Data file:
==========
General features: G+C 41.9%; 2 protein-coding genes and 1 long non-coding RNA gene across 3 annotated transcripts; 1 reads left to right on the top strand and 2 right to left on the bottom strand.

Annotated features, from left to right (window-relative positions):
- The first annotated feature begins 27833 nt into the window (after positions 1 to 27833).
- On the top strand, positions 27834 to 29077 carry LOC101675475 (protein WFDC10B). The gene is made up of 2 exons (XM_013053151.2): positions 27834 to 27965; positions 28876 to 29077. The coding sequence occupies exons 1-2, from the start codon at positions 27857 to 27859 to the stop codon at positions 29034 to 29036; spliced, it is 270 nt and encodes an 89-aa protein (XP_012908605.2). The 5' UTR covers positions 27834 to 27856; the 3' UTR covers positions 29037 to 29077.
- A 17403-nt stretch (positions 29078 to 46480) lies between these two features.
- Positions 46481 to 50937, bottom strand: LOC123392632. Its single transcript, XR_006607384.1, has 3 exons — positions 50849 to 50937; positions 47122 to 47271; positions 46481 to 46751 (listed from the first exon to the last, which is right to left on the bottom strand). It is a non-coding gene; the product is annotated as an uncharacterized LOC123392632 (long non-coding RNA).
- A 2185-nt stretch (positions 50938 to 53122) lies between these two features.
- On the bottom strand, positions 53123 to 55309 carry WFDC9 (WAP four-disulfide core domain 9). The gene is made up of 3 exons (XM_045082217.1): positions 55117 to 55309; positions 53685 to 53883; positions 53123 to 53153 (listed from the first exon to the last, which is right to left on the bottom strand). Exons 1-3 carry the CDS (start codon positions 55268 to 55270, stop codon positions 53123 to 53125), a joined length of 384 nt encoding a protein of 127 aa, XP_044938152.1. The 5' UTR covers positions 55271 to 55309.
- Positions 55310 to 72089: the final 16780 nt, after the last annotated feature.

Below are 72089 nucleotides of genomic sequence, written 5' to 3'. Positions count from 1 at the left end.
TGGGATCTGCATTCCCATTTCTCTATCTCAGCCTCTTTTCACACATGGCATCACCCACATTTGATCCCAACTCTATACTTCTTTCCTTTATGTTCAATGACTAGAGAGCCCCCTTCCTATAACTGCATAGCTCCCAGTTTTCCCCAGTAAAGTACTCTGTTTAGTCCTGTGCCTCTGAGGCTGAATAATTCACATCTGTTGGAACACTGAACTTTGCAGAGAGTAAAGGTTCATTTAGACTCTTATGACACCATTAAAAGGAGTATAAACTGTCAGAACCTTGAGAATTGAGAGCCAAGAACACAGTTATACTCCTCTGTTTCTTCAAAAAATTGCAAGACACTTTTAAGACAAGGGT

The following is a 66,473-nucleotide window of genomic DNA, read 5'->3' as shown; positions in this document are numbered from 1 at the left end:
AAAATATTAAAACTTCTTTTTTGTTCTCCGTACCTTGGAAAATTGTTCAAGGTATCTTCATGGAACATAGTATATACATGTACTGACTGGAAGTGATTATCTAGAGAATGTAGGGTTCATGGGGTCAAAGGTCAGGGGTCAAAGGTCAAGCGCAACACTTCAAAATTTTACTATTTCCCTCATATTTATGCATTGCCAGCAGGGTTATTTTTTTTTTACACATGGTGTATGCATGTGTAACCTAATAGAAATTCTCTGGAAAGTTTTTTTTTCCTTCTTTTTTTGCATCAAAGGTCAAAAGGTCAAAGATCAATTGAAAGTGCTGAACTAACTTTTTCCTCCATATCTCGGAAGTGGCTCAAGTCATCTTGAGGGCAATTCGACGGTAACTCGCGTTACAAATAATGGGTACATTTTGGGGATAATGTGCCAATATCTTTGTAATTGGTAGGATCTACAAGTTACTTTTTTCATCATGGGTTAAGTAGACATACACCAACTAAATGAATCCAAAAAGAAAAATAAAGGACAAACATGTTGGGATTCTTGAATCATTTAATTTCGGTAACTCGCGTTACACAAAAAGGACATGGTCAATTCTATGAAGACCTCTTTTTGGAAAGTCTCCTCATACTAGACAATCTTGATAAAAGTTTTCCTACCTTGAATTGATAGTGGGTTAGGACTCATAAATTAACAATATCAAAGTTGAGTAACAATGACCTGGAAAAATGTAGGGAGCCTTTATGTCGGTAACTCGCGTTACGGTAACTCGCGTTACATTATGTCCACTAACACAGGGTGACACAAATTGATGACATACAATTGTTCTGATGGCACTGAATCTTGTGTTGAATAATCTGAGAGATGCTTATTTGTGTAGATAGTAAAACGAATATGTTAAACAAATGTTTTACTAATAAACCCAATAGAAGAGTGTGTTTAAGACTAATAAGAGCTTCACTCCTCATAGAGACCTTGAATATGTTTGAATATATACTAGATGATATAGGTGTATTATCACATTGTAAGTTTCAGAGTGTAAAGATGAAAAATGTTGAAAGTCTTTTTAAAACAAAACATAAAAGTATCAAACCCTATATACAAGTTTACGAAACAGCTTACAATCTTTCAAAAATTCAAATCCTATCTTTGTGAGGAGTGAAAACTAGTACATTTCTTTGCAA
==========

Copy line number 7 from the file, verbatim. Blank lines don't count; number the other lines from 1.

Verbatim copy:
- A 2185-nt stretch (positions 50938 to 53122) lies between these two features.